The snowdrops were chosen by Sarah Kenyon, one of the Natural Sciences Officers at the Museum. These beautiful little plants produce their white flowers from January to March and they signify that spring is on its way. Snowdrops grow at the entrance to the Museum on Museum Street. We look forward to welcoming you back to Saffron Walden Museum later in 2021.

 

 

 

 

 

 

 

Images (top to bottom, left to right):

A herbarium sheet of snowdrop plants collected at Littlebury in 1864.

Snowdrop Gibson Flora. An illustration of snowdrop in the Flora of Essex by George Stacey Gibson, 1862.

The historic label for the herbarium sheet.

Pre-Booked Admission tickets

 

You can pre-book your visit online through Art Tickets 

https://saffron-walden-museum.arttickets.org.uk/saffron-walden-museum/

or

Drop-in on the day and pay by cash or card at our welcome desk

 

 

 

For online booking:

From the Museum’s Art Tickets page, simply follow the instructions on screen.  Here’s a quick summary: 

  • Click Green Book Tickets button
  • Click Green Book General Admission Tickets button
  • On the Calendar click the date you wish to book, click Green Continue button
  • Select the Hour time slot you require & then click the Green Continue button
  • Click the drop down menu and select the number of tickets required & then click the Green Continue button
  • Then follow the remaining instruction on screen which will prompt you to enter your contact details and clicking the continue buttons highlighted in green after each stage.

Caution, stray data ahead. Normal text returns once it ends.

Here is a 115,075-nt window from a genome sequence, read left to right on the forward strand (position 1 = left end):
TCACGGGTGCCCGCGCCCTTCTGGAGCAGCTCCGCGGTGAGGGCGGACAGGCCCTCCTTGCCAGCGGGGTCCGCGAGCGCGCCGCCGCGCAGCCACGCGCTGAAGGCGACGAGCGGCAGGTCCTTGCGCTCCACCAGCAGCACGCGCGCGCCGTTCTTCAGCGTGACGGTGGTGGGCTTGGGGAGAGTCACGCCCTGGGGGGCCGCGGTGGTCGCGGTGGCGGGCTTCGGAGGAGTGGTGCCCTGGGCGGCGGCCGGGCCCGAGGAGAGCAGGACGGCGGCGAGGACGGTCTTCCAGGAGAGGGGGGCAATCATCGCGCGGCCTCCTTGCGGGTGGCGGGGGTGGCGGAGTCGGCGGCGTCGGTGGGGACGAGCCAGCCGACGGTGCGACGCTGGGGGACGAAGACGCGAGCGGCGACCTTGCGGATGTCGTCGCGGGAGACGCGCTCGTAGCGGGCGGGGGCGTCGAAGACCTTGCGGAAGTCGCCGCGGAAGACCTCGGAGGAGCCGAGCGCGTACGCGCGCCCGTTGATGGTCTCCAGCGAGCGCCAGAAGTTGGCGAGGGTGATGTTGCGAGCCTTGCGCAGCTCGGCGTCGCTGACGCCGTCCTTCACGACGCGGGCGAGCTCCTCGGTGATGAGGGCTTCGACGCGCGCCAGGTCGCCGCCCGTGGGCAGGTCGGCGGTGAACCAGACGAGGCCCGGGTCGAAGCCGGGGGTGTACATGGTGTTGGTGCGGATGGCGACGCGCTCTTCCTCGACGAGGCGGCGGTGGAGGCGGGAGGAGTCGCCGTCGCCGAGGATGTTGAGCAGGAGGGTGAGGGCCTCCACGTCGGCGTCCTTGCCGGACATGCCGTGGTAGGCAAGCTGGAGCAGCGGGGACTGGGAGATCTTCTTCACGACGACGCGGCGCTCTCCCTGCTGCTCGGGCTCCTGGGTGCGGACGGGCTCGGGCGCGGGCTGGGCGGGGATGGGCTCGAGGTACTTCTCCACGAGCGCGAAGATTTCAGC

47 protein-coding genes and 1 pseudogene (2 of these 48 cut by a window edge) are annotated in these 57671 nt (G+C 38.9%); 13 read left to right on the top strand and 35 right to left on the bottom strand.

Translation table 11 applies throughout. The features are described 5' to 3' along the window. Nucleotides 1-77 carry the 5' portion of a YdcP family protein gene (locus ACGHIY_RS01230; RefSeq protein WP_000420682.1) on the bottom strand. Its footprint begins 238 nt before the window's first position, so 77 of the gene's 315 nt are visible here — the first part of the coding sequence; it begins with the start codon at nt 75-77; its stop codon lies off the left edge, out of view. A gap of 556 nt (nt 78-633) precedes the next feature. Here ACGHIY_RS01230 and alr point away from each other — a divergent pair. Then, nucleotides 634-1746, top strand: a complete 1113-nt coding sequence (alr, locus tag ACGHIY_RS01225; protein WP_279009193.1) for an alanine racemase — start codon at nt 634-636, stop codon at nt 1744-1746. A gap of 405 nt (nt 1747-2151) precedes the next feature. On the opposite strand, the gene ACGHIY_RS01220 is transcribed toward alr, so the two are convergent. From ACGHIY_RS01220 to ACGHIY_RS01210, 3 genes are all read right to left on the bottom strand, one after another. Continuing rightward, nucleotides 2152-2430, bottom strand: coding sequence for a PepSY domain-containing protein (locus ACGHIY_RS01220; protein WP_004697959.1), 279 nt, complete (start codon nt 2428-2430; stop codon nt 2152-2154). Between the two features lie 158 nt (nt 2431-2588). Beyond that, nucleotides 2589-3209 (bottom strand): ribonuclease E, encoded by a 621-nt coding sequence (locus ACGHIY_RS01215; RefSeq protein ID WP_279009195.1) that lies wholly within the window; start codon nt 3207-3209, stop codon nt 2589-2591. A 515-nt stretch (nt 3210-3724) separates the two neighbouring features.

For any booking queries please contact the Museum on (01799 510333) during office opening hours (9am-5pm Tues-Fri)

** Covid secure procedures are in place, see our website for more details of how we are complying with the current regulations. At busy times queuing outside social distanced may be required.  Please come prepared and dress suitably for inclement weather. 

Visiting Saffron Walden Museum

Wallace says “Please enjoy your visit in safety by following our simple procedures”

Hands              there is sanitiser for your paws on entry, and all round the Museum

Face                please wear a face covering (unless exempt by government guidance)

Space              Wallace’s paw marks every 2m will help you keep a safe distance

Temperature Check on entry for all visitors

Contact & Trace details must be provided for every visitors. You can either scan the QR code displayed in the foyer with your mobile, or give your contact details to the member of staff on duty at the entrance.

Entry to the Museum will be by the ramp at the side of the porch, and exit will be down the steps (special arrangements for wheelchairs and buggies). Please be prepared to queue for a few minutes outside if necessary, to help us manage visitor flow safely.

WCs in the Museum will be available, but only one person or household group at a time can enter the Ladies or Gents. There is a simple procedure to show whether WCs are free or occupied, and to prevent queuing for the WCs.

A member of the Museum team will be on duty at the entrance to assist and direct visitors, and maintain Covid safety measures. Staff will be patrolling the galleries at intervals to monitor Covid safety and do extra cleaning.

When the museum re-opens to the public we will accept payment by debit and credit card at the Welcome Desk, as well as online booking via Art Tickets.